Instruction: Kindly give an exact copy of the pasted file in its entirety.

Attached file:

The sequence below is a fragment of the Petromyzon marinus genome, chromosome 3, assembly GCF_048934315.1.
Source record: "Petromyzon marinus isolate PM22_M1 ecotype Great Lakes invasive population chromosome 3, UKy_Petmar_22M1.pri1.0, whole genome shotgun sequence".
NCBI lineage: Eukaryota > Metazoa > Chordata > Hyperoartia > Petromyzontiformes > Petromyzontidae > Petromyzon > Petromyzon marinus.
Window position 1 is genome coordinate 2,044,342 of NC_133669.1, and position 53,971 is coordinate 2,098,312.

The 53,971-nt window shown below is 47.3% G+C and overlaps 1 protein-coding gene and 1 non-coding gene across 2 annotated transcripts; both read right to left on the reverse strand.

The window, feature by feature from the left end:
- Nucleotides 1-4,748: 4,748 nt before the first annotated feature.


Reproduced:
The sequence below is a fragment of the Petromyzon marinus genome, chromosome 3, assembly GCF_048934315.1.
Source record: "Petromyzon marinus isolate PM22_M1 ecotype Great Lakes invasive population chromosome 3, UKy_Petmar_22M1.pri1.0, whole genome shotgun sequence".
NCBI lineage: Eukaryota > Metazoa > Chordata > Hyperoartia > Petromyzontiformes > Petromyzontidae > Petromyzon > Petromyzon marinus.
Window position 1 is genome coordinate 2,044,342 of NC_133669.1, and position 53,971 is coordinate 2,098,312.

The 53,971-nt window shown below is 47.3% G+C and overlaps 1 protein-coding gene and 1 non-coding gene across 2 annotated transcripts; both read right to left on the reverse strand.

The window, feature by feature from the left end:
- Nucleotides 1-4,748: 4,748 nt before the first annotated feature.